Puppy Love

SPOILER ALERT! Don't read this if you haven't yet read or watched "Marley and Me"!

Evan and I finally got around to watching "Marley and Me" over the weekend. Although we knew the basic plot before hitting play -- well, I did, Evan knew the entire story since he read the book last fall before the movie even came out in theaters -- we still found ourselves frequently hitting pause throughout the flick to discuss various aspects of the story developing on screen. Yes, it is just a simple tale (no pun intended!) of a family dog during the first few chapters of a couple's marriage. But Marley's humbled companionship and loyalty, even though spotted with typical "puppy behavior" throughout his adult years, made us think deeper into the role of dogs in Man's life and how much we have to learn from these creatures.

I know it was supposed to be a tear-jerker, but for some reason I couldn't quite get there... probably because I was thinking too philosophically throughout the ending. So when other viewers were drawing parallels to their own lives and pets, conjuring up old memories, and summoning the pool of tears that is apt to follow, I was in my "thinking cloud" pondering WHY it is so sad when it is time to say goodbye to a pet. Beyond the obvious grief that comes when anyone -- pet or person -- leaves our world, in the case of a pet there is something else in play.

Humans communicate through actions and body language just like our furry friends, but we also rely on spoken language to address and dissect issues and confirm and acknowledge feelings. There's a reason "I love you" has become (or perhaps always has been) the three most important words in our language. Yes, at the core actions do speak louder than words and too often these words of affirmation are used as a mask to cover actions that are never there. But can you imagine a world where the words "I love you" didn't exist? We, as humans, cling to these words for reassurance, for confirmation that in case our actions haven't always spoken truly, in case we have injured or faulted another as we are so prone to do, at the core we really do love.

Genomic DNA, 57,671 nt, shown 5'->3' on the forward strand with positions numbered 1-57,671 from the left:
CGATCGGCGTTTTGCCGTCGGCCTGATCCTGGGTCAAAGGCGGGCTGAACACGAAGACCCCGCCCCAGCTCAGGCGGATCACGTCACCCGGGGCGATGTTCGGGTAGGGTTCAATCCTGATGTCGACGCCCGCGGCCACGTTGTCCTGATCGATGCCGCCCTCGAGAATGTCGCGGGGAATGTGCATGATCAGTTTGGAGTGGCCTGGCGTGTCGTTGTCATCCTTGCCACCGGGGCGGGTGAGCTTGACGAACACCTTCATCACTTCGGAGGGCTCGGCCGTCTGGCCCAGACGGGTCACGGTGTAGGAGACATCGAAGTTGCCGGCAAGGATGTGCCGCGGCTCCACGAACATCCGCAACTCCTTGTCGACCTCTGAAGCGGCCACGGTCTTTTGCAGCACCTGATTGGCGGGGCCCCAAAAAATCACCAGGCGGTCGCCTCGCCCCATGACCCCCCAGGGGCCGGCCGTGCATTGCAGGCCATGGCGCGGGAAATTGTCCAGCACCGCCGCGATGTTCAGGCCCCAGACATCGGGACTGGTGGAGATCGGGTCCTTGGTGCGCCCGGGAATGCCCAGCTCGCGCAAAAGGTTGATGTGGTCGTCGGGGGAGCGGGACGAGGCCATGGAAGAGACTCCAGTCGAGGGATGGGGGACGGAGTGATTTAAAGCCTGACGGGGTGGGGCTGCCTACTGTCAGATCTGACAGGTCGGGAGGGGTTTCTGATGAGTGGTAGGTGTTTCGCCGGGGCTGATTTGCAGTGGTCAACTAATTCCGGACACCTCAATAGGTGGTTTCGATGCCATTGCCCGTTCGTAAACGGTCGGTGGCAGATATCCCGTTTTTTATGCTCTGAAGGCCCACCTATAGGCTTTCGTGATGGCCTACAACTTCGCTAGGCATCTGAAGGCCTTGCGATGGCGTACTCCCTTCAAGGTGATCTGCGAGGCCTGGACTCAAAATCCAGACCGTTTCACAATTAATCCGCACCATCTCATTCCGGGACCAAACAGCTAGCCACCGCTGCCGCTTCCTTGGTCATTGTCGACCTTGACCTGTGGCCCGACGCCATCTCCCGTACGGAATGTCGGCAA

But at the bed of a dying pet our need for verbal communication and affirmation of feelings goes wanting. We can tell our own "Marleys" how sorry we are, how they have become members of the family, and how much they will be missed, but the response and acknowledgement we crave confirming the reception of our words will never come; we never truly know if our message has been received.

Luckily, none of this matters in the eyes of our dogs; to them actions always speak louder than words and the pain of this sad exchange is something only the owner must endure. For dogs, a life well lived, filled with loyalty and respect, always trumps whatever words we throw their way (of course most of them understand a few words and commands, and they do respond to tone of voice). In the end our "Marleys" can teach us to become better humans with strengthened, honest actions accompanying our verbal "I love you"s; the perfect "bilingual" combination. If you don't have your own "Marley" yet, it's time to go shopping; a little "puppy love" sure can go a long way.
MAX, my "Marley"
Photos courtesy of John Pearson

1 comment:

  1. Great one -- just took ol' Max for a bike-run, after feeding him his morning raw chicken drumstick!


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